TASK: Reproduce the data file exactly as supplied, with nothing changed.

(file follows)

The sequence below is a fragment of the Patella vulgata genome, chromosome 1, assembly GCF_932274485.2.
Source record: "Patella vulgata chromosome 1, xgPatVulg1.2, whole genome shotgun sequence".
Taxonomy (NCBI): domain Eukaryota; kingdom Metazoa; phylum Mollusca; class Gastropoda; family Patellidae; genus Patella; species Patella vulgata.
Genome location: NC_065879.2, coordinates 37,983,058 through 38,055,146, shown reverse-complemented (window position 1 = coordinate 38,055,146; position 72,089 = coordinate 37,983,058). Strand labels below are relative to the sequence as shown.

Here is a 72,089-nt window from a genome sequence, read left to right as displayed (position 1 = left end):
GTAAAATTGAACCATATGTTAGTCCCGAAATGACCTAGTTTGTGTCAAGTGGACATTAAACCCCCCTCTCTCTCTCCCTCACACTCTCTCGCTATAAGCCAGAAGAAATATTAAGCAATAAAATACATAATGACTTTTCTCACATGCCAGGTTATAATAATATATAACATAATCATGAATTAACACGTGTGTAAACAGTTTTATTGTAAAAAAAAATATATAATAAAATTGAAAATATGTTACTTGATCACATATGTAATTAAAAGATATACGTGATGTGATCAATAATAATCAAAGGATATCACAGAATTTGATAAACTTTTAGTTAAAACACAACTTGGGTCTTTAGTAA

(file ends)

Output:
The sequence below is a fragment of the Patella vulgata genome, chromosome 1, assembly GCF_932274485.2.
Source record: "Patella vulgata chromosome 1, xgPatVulg1.2, whole genome shotgun sequence".
Taxonomy (NCBI): domain Eukaryota; kingdom Metazoa; phylum Mollusca; class Gastropoda; family Patellidae; genus Patella; species Patella vulgata.
Genome location: NC_065879.2, coordinates 37,983,058 through 38,055,146, shown reverse-complemented (window position 1 = coordinate 38,055,146; position 72,089 = coordinate 37,983,058). Strand labels below are relative to the sequence as shown.

Here is a 72,089-nt window from a genome sequence, read left to right as displayed (position 1 = left end):
GTAAAATTGAACCATATGTTAGTCCCGAAATGACCTAGTTTGTGTCAAGTGGACATTAAACCCCCCTCTCTCTCTCCCTCACACTCTCTCGCTATAAGCCAGAAGAAATATTAAGCAATAAAATACATAATGACTTTTCTCACATGCCAGGTTATAATAATATATAACATAATCATGAATTAACACGTGTGTAAACAGTTTTATTGTAAAAAAAAATATATAATAAAATTGAAAATATGTTACTTGATCACATATGTAATTAAAAGATATACGTGATGTGATCAATAATAATCAAAGGATATCACAGAATTTGATAAACTTTTAGTTAAAACACAACTTGGGTCTTTAGTAA